Monday "Can Donald Trump Win? These Battleground Regions Will Decide" laid out the daunting electoral map for Trump in a general election against Hillary Clinton. Basically, the best Trump can do is capture North Carolina and Ohio. He is going to lose Florida and Virginia. And that should be it for any hopes he has of occupying the White House. Heading out West, the election turns into a rout. Hillary might even win Arizona.
Tuesday dawned with an enjoyable puncturing of Trump's acumen as a real estate tycoon. In "Donald Trump Soured on a Deal, and Hong Kong Partners Became Litigants," Farah Stockman and Keith Bradsher deconstruct a Trump boast that “I beat China all the time. I own a big chunk of the Bank of America building at 1290 Avenue of the Americas that I got from China in a war. Very valuable.”
It turns out that The Donald wooed a couple Hong Kong billionaires to bail him out when, in the 1990s, he could not make the payments on a 77-acre property known as Riverside South near Manhattan's Lincoln Center.
Trump went into partnership with the Chinese developers, Henry Cheng Kar-shun and Vincent Lo, but the relationship turned litigious a decade later when Trump tried to scuttle the sale of the property. Trump alleged that he was not consulted and could have got a higher price. He lost the suit. So the Chinese plan to use the proceeds from the sale of Riverside South to purchase Bank of America buildings in New York and San Francisco went forward with Trump as a passive investor. The properties have appreciated greatly. That's Trump's business savvy for you. He didn't win. He actually lost. But he ended up benefiting, through no fault of his own, anyway.
Wednesday's "Former Trump University Workers Call the School a ‘Lie’ and a ‘Scheme’ in Testimony," by Michael Barbaro and Steve Eder, is the most damaging frontpager of the week so far. In a response to a request from the Washington Post, the judge in a federal lawsuit against the for-profit Trump University ordered last Friday that court records be unsealed, which happened on Tuesday.
The court records show Trump University to be a shabby outfit stocked with high-pressure salesmen seeking to fleece the rubes who harbored fantasies of getting rich quick while rubbing elbows with the TV star of "The Apprentice." Basically a prequel of Trump's presidential campaign.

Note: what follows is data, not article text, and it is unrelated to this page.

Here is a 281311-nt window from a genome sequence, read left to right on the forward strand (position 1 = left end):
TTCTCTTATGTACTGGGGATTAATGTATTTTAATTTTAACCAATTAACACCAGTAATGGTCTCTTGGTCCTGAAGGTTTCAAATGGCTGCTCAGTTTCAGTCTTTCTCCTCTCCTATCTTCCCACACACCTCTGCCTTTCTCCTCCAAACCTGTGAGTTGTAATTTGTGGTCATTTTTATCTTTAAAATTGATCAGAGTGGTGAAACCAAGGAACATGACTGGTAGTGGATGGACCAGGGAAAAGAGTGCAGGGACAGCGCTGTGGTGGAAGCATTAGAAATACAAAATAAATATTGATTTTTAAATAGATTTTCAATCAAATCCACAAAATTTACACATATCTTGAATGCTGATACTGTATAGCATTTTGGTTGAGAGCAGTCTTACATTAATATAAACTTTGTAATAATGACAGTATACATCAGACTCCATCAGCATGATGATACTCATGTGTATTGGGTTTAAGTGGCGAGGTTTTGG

Today's anti-Trump frontpage offering is more conventional but nonetheless nauseatingly illuminating about how Hillary plans to best Trump now that Jerry Brown has effectively ended any hope that Bernie Sanders has of pulling off an upset on Tuesday. Amy Chozick's "Hillary Clinton to Portray Donald Trump’s Foreign Policy Positions as Dangerous" is an oddly lengthy preview (almost like we were being prepped for a state of the union address) of a speech Hillary is to deliver in San Diego today warning soccer moms (though I think now they are being called "megachurch moms") that electing Donald Trump will blow up the world.
What is revelatory about Chozick's piece is that it confirms that Hillary plans to swing to the right in order to beat Trump:
Mrs. Clinton will deliver the address on her final campaign swing before California holds its Democratic primary on Tuesday, when she is widely expected to reach the threshold of delegates needed to secure her party’s nomination. But in choosing to raise concerns about Mr. Trump’s foreign policy stances, she will be speaking to swing voters in general election battleground states who have doubts about a Trump presidency.
While Mrs. Clinton must be cautious not to alienate liberal Democrats who oppose some of her hawkish foreign policy stances, her campaign says national security could be the catalyst that drives independents and wavering Republicans to support her this fall.
Roughly 21 percent of independent voters and 32 percent of Republican voters said the most important issue this election was terrorism and national security, compared with 16 percent of Democrats, according to a Suffolk University/USA Today poll conducted last month. At the same time, 61 percent of registered voters said a Trump presidency would make America’s image in the world worse, according to the latest New York Times-CBS News poll.
“There are many Republicans concerned about this,” R. Nicholas Burns, an American ambassador to NATO during the George W. Bush administration who also served on Bill Clinton’s National Security Council, said of Mr. Trump. “They find his policy positions beyond the pale, and they’re also turned off by his vulgarity.”
To that end, the Clinton campaign and its outside advisers have embarked on an effort to reach out to prominent moderate Republicans who could endorse Mrs. Clinton, largely making the case for foreign policy sure-footedness.
Those calls have included to an aide of the 2012 Republican nominee, Mitt Romney, and to Nicholas F. Brady, who served as secretary of the Treasury under Mr. Reagan and the elder Mr. Bush, with plans to reach out to James A. Baker III, a White House chief of staff to President Ronald Reagan and secretary of state under President George Bush.Very bad news for all those Bernie supporters looking for a reason to vote Hillary in November.